The Software Testing Club recently put out an eBook called “99 Things You Can Do to Become a Better Tester“. Some of them are really general and vague. Some of them are remarkably specific.
My goal for the next few weeks is to take the “99 Things” book and see if I can put my own personal spin on each of them, and make a personal workshop out of each of the suggestions.
Suggestion #46: Keep your mind open to new techniques and tools – Graham Perry
It’s easy after several years to fall into patterns of practice. When we start to feel like we know what we are doing, or what the expectations are, we can easily get complacent, and just “go with the flow”. The danger we face is that we can become stagnant, or we can become too comfortable with the approaches and tools that we use. Also, we can get to a point where our tools do the work, and we are little more than operators of those tools.
Tools are good, they are important, but we have to be careful to not get too tied up in what they do so that we shut off our minds to learning and trying different things. Also, if all we do is operate tools, it’s possible that we can be replaced by someone who looks a lot like us to operate those tools in our place, or have a machine operate those tools instead. We need to bring more to the table.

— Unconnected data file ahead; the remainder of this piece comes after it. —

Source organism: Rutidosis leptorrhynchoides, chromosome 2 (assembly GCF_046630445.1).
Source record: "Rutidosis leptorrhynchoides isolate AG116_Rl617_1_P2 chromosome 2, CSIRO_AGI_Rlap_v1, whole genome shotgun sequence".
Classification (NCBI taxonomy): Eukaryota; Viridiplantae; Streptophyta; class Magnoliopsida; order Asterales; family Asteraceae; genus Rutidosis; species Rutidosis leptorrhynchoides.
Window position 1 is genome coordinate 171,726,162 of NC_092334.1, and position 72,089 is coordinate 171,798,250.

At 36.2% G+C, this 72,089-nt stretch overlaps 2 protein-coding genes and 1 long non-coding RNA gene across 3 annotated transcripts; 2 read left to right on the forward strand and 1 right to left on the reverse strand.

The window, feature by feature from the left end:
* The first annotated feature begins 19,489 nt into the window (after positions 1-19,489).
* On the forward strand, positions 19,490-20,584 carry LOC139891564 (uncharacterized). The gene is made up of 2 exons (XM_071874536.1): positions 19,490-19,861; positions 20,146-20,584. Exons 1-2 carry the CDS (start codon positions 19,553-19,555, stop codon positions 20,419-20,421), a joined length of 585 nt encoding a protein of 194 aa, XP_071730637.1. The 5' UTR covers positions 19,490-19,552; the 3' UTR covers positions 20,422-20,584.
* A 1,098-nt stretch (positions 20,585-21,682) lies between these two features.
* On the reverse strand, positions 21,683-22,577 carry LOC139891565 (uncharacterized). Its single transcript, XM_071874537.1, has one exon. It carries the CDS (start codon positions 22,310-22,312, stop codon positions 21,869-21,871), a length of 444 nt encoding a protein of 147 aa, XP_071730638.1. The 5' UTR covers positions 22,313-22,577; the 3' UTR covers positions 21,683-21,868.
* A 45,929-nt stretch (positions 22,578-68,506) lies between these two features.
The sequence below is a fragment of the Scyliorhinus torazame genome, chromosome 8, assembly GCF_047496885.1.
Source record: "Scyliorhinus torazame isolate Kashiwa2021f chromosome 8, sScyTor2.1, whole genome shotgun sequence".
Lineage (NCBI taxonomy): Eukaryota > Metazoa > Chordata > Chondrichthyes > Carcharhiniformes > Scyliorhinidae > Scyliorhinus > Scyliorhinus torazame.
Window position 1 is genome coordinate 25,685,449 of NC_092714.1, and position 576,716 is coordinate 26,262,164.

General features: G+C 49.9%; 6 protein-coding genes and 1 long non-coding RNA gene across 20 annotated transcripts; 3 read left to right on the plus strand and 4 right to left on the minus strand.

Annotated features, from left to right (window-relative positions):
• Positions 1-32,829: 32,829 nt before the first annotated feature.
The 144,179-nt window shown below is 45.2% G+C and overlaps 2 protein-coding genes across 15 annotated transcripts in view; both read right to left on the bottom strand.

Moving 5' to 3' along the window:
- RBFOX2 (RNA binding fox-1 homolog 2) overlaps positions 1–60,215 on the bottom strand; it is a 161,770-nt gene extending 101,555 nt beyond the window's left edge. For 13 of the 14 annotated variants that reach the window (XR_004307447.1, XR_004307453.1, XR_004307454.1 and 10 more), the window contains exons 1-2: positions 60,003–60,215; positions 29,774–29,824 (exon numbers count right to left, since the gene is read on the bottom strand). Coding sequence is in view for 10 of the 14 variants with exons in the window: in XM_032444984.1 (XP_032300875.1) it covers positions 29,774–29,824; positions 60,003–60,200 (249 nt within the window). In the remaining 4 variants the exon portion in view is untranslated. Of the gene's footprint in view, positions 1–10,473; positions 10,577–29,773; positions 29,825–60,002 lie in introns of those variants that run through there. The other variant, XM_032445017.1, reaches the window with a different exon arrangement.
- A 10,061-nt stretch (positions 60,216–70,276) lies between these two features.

Workshop #46: Find a tool that interests you (open source or proprietary) and create a series of tutorials that describes how to use the tool and what aspects of testing you will use it for, with example of solving real challenges you face.
When we look in books or online at tutorials for programming languages, software tools, or other applications, very often the examples given are simple. They convey the concept as economically and as universally as possible, since to do more than that would require focusing on individual contexts that, for most, are not relevant.
It’s within the individual contexts, though, that the real learning and mastery of a tool can be found. Most of us will, more than likely, see that the simplicity and elegance of many tools seem to get lost in translation when we try to approach our own everyday work. We find we have a variety of issues that are different than the samples we see. Solutions don’t come as easily. Our applications seem to have many different challenges that don’t seem to flow as elegantly.
Often this is a point where people get discouraged (well, I certainly have) and have either given up or just handed the harder parts over to another group and had them do the work, then later ran the tool themselves. While this can be an effective approach to getting the work accomplished and moving forward, it has the side effect of leaving those who were motivated to explore or use the tool with little in the way of insights as to what it is doing.
The benefit of sitting down and making your own tutorials (writing them out from your own perspective) is that you can focus on seeing what you understand, and why you can explain to others. This is not as easy as it sounds. We naturally want to get to the meat of what we want to do quickly, and so we make lists of shortcuts, we cobble together little scripts that chain commands together so that we can accomplish, and then we think that we are making progress.